Good First Sports for 11-Year-Old Girls to Play
Participation in any sport should not be limited by gender, as problematic stereotypes can restrict opportunities and may inhibit a girl’s talents and sacrifice her interests. Exposing your daughter to multiple sports is a smart idea because every girl is different and there is not one right sport to learn first. To encourage healthy development, get your daughter involved in sports she shows an interest in and find ways to fuel her motivation.
Before giving your daughter options, talk to other parents or teachers in your area to find sports programs with high reputations. Provide your daughter with at least a few sports available to her and let her decide what she wants to try first. Once your daughter is interested in a sport, it is important to keep her motivated to play, because regardless of the sport or sports she chooses, she will reap the benefits of an active lifestyle.
Signing your daughter up for a team sport like softball, basketball or soccer will immediately make her part of a team and give her an opportunity to build healthy friendships. Team activities involve competition, and competition encourages a girl to excel. According to a survey by Oppenheimer Funds, girls who play team sports as adolescents are much more likely to be successful later in life.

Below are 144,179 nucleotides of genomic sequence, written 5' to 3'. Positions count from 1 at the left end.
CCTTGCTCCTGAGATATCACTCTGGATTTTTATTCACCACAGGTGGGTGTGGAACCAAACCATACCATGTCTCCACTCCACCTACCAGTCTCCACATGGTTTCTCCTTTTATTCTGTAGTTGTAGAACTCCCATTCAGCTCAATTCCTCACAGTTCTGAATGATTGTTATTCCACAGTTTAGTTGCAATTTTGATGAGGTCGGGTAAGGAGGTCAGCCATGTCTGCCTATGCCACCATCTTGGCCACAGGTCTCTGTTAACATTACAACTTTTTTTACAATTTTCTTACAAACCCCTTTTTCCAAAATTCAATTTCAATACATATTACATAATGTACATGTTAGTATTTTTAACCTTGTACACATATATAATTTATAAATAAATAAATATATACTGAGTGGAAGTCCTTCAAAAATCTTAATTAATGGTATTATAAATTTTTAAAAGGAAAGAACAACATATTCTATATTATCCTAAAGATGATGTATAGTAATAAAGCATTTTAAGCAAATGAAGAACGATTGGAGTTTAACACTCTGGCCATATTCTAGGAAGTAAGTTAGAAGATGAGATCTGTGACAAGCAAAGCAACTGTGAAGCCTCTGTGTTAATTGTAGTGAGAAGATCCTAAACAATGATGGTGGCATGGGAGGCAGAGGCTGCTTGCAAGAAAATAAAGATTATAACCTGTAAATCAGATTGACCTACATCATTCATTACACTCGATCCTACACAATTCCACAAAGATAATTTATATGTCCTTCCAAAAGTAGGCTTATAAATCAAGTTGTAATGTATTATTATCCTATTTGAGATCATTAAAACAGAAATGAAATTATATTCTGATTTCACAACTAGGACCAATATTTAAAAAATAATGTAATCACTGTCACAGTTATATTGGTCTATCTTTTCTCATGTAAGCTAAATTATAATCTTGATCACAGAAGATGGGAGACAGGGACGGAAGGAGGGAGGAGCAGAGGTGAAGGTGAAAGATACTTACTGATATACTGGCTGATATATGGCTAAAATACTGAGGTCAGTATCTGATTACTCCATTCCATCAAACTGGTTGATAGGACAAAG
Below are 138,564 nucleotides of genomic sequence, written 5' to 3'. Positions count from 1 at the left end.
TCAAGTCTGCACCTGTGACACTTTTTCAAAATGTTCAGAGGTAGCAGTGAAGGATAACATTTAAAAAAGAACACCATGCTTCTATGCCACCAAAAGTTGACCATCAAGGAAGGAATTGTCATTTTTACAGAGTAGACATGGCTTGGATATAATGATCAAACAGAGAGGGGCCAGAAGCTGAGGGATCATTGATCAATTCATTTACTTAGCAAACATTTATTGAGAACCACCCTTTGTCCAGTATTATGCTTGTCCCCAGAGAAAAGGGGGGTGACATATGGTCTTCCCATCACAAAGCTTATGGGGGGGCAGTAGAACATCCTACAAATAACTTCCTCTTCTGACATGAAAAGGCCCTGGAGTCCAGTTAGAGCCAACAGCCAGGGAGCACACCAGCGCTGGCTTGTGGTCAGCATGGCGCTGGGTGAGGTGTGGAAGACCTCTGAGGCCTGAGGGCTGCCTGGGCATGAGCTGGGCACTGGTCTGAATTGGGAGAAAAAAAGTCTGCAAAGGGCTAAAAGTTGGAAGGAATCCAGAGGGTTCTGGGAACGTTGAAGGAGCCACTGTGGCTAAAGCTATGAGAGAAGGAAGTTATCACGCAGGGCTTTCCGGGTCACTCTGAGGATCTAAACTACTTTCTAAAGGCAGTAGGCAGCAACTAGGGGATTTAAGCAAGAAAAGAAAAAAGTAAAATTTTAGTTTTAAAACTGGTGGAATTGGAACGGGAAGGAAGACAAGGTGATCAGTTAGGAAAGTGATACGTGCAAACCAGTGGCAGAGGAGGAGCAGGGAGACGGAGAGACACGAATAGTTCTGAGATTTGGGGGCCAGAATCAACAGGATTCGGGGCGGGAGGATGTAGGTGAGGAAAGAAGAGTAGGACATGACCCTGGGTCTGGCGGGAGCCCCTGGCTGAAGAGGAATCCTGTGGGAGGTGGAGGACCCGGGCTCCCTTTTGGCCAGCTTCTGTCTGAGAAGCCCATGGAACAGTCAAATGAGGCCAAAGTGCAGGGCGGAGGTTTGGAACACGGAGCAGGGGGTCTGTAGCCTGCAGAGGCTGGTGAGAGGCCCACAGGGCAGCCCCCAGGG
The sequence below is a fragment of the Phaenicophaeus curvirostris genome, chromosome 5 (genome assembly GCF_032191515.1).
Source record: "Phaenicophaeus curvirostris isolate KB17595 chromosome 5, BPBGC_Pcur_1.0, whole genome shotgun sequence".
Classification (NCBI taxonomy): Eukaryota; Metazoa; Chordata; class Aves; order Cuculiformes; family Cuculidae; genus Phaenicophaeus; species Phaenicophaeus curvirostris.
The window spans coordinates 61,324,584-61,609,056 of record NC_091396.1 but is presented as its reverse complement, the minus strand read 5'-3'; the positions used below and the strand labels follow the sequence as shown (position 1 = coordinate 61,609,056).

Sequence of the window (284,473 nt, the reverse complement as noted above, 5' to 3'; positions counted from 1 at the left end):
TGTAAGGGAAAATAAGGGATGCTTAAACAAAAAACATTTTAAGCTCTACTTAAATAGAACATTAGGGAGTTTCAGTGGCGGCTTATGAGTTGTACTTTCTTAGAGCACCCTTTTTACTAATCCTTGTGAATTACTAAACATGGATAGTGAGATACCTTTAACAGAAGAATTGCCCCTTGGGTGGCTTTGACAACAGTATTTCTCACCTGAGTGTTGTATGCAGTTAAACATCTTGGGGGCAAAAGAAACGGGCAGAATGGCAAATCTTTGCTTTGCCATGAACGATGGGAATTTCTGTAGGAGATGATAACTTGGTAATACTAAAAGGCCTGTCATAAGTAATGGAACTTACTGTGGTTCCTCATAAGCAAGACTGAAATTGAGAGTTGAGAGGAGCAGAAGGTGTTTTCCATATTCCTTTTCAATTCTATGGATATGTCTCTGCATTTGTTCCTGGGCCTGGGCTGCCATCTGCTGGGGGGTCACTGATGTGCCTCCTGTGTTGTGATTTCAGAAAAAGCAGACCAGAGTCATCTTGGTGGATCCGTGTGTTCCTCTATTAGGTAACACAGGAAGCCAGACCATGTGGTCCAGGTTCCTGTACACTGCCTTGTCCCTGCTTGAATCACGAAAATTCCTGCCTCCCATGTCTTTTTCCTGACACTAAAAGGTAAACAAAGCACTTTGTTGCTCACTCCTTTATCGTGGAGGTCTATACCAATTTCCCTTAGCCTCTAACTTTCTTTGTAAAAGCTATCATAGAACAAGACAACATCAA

Participation in individual sports like golf, swimming, tennis or running may appeal to your daughter. These sports also can be played on a team. Besides helping your child to maintain her overall health and fitness, regular sports play will improve her coordination, ability to balance, flexibility and strength.
Practicing martial arts may be an attractive option for your daughter because size is not an important factor. Participation in martial arts will improve your daughter’s physical and psychological health as well as teach her self-defense, an important skill to develop in life. Commitment to martial arts builds character and is a way to increase your daughter’s confidence.
- Women’s Sports Foundation Research Report; Go Out and Play, Youth Sports in America; Don Sabo, et al.; October 2008
- “Catch Them Being Good”; Tony Dicicco, et al., 2003
- Pittsburgh Post-Gazette; On the Ball: Study Finds That Girls Who Play Sports Grow Up to Lead in the Work World; L. A. Johnson; May 2002
- “Sports Her Way: Motivating Girls to Start and Stay with Sports”; Susan Wilson; 2001
- “Go Girl!: Raising Healthy, Confident and Successful Girls Through Sports”; Mark Jenkins; 2011
Kate Abram has been writing for the National Board for Certification in Occupational Therapy since 2010. Abram holds a Doctor and Master of Arts in occupational therapy from Nova Southeastern University and the University of Southern California, respectively. She also holds Bachelor of Science in molecular, cellular, and developmental biology from the University of California.